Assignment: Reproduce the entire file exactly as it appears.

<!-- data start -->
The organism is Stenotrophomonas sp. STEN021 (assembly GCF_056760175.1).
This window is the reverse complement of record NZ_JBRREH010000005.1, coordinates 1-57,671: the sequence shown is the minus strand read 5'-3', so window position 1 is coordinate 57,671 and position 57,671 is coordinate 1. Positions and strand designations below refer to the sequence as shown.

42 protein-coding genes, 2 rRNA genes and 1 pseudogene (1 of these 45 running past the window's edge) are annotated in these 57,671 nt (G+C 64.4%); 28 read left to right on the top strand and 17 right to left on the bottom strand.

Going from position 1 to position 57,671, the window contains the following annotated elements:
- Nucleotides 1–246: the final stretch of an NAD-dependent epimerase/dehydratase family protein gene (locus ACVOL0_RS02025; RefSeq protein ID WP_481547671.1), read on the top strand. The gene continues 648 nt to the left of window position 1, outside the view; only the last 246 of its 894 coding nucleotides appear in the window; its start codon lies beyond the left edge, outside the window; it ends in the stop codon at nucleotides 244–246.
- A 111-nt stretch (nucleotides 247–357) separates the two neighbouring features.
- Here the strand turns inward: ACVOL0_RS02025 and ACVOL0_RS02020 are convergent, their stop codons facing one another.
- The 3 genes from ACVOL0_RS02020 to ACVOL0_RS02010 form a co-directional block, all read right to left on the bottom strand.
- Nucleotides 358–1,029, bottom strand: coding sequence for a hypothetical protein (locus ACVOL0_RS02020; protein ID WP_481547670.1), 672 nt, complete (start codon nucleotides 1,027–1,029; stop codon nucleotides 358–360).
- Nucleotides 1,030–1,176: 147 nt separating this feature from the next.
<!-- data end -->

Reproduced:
The organism is Stenotrophomonas sp. STEN021 (assembly GCF_056760175.1).
This window is the reverse complement of record NZ_JBRREH010000005.1, coordinates 1-57,671: the sequence shown is the minus strand read 5'-3', so window position 1 is coordinate 57,671 and position 57,671 is coordinate 1. Positions and strand designations below refer to the sequence as shown.

42 protein-coding genes, 2 rRNA genes and 1 pseudogene (1 of these 45 running past the window's edge) are annotated in these 57,671 nt (G+C 64.4%); 28 read left to right on the top strand and 17 right to left on the bottom strand.

Going from position 1 to position 57,671, the window contains the following annotated elements:
- Nucleotides 1–246: the final stretch of an NAD-dependent epimerase/dehydratase family protein gene (locus ACVOL0_RS02025; RefSeq protein ID WP_481547671.1), read on the top strand. The gene continues 648 nt to the left of window position 1, outside the view; only the last 246 of its 894 coding nucleotides appear in the window; its start codon lies beyond the left edge, outside the window; it ends in the stop codon at nucleotides 244–246.
- A 111-nt stretch (nucleotides 247–357) separates the two neighbouring features.
- Here the strand turns inward: ACVOL0_RS02025 and ACVOL0_RS02020 are convergent, their stop codons facing one another.
- The 3 genes from ACVOL0_RS02020 to ACVOL0_RS02010 form a co-directional block, all read right to left on the bottom strand.
- Nucleotides 358–1,029, bottom strand: coding sequence for a hypothetical protein (locus ACVOL0_RS02020; protein ID WP_481547670.1), 672 nt, complete (start codon nucleotides 1,027–1,029; stop codon nucleotides 358–360).
- Nucleotides 1,030–1,176: 147 nt separating this feature from the next.